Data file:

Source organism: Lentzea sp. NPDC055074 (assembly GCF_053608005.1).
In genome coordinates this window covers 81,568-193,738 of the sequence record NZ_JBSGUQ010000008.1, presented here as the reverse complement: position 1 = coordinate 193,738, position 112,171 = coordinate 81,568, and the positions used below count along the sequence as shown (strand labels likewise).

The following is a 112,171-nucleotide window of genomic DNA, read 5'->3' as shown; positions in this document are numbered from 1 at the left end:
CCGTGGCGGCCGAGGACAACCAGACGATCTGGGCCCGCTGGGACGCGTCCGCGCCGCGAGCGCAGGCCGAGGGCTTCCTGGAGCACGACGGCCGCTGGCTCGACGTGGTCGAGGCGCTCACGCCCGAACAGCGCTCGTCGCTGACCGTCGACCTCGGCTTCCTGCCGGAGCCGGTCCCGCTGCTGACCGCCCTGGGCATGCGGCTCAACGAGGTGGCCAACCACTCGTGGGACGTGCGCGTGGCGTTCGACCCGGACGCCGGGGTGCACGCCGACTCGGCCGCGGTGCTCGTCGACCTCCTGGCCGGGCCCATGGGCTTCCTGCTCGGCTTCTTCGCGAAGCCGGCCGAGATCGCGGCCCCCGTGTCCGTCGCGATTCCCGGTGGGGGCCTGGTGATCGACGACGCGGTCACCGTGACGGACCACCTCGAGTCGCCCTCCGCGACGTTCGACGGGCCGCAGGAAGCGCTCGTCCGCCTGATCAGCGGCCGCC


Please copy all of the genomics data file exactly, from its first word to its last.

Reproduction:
Source organism: Lentzea sp. NPDC055074 (assembly GCF_053608005.1).
In genome coordinates this window covers 81,568-193,738 of the sequence record NZ_JBSGUQ010000008.1, presented here as the reverse complement: position 1 = coordinate 193,738, position 112,171 = coordinate 81,568, and the positions used below count along the sequence as shown (strand labels likewise).

The following is a 112,171-nucleotide window of genomic DNA, read 5'->3' as shown; positions in this document are numbered from 1 at the left end:
CCGTGGCGGCCGAGGACAACCAGACGATCTGGGCCCGCTGGGACGCGTCCGCGCCGCGAGCGCAGGCCGAGGGCTTCCTGGAGCACGACGGCCGCTGGCTCGACGTGGTCGAGGCGCTCACGCCCGAACAGCGCTCGTCGCTGACCGTCGACCTCGGCTTCCTGCCGGAGCCGGTCCCGCTGCTGACCGCCCTGGGCATGCGGCTCAACGAGGTGGCCAACCACTCGTGGGACGTGCGCGTGGCGTTCGACCCGGACGCCGGGGTGCACGCCGACTCGGCCGCGGTGCTCGTCGACCTCCTGGCCGGGCCCATGGGCTTCCTGCTCGGCTTCTTCGCGAAGCCGGCCGAGATCGCGGCCCCCGTGTCCGTCGCGATTCCCGGTGGGGGCCTGGTGATCGACGACGCGGTCACCGTGACGGACCACCTCGAGTCGCCCTCCGCGACGTTCGACGGGCCGCAGGAAGCGCTCGTCCGCCTGATCAGCGGCCGCC